Mississippi getting help from feds to fund children's insurance plan

Mississippi should received about $23

million to cover a funding shortage in the Children's Health

Insurance Program, says Gov. Haley Barbour.

Mississippi was one of 14 states facing the possibility of

running out of money by September when the federal fiscal year

ends. Mississippi shortfall was expected to be about $15 million.

Congress has approved $650 million to cover shortages in

Mississippi, Georgia, Illinois, Massachusetts, New Jersey, North

Carolina, Wisconsin, Iowa, Maryland, Maine, Minnesota, Nebraska,

Rhode Island and Alaska.

Barbour, in a statement released Friday, said that he was

notified of the funding by U.S. Health and Human Services Secretary

Michael Leavitt.

The program offers children in low-income families access to

medical and dental care, prescription drug coverage and

immunizations. The Division of Medicaid operates the insurance


"Without the additional funds, Mississippi faced a serious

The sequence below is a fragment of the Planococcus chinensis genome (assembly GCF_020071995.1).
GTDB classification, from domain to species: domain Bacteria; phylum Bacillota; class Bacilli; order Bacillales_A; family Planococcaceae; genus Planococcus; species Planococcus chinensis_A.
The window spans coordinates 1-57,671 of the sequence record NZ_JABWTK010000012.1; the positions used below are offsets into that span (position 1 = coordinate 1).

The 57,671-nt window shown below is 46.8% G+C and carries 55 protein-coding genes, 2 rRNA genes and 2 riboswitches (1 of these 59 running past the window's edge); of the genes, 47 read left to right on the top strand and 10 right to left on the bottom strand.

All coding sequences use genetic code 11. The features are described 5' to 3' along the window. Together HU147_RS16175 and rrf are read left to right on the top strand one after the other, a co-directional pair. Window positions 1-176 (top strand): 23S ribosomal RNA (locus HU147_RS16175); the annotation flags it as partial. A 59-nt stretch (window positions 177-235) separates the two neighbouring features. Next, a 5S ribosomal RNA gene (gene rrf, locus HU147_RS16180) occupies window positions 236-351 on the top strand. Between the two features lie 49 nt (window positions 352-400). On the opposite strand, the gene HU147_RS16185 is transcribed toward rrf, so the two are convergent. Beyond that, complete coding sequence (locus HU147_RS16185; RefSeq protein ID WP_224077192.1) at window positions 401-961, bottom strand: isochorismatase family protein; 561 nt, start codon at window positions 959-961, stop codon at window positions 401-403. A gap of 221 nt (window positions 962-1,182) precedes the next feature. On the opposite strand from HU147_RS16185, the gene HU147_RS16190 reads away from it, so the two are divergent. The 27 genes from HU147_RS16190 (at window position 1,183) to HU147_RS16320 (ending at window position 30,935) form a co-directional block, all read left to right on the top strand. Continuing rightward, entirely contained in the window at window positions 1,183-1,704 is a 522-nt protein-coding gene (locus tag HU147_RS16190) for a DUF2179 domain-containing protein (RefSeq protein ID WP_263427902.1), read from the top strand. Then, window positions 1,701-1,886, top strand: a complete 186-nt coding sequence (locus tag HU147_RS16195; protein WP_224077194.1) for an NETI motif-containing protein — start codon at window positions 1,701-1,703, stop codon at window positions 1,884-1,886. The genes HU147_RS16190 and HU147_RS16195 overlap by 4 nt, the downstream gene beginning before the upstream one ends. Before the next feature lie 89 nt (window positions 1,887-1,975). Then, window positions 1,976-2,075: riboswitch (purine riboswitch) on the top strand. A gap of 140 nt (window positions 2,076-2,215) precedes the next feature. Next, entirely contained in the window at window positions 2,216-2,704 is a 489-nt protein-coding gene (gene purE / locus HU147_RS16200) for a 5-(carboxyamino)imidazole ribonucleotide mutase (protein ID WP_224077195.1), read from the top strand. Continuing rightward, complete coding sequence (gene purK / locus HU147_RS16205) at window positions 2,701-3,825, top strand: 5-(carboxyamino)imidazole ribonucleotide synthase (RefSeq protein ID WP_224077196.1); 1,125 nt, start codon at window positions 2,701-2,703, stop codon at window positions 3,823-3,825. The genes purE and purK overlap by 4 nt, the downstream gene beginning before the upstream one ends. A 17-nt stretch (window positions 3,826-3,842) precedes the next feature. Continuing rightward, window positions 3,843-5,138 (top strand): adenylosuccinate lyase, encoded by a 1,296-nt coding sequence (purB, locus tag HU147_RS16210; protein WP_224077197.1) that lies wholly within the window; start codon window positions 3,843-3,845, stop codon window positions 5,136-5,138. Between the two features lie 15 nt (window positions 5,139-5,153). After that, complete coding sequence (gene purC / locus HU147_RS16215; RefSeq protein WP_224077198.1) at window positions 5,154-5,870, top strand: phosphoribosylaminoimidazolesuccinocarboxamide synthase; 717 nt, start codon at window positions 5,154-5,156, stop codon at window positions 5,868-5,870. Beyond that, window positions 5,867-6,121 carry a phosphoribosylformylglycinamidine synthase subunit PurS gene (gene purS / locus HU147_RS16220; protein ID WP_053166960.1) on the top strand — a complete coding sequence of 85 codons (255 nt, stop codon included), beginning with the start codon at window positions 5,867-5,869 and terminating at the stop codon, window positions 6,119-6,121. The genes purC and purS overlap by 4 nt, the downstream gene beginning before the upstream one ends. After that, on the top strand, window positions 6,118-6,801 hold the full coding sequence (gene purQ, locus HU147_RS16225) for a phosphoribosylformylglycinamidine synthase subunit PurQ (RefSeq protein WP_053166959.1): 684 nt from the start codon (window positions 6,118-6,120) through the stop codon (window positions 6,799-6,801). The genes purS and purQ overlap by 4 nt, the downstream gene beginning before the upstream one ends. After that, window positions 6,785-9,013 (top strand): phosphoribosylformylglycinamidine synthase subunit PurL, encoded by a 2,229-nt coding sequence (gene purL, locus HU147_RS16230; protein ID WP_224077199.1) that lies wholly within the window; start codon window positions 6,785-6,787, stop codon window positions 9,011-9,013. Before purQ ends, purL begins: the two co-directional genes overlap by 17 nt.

shortfall for this program," Barbour said.

Since 2002, some states have experienced shortages in funding

for the decade-old insurance program based on outdated allocations

set in law, said Bruce Lesley, president of First Focus, a national

nonprofit advocacy organization that focuses on children's issues.

"National spending started exceeding the money the federal

government was providing," he said in a www.clarionledger.com

article "As a result, those projections didn't pan out."

Later this year, Congress is expected to consider reauthorizing

the program. Several governors, including Barbour, have asked for

revised allocations so programs stop running shortages.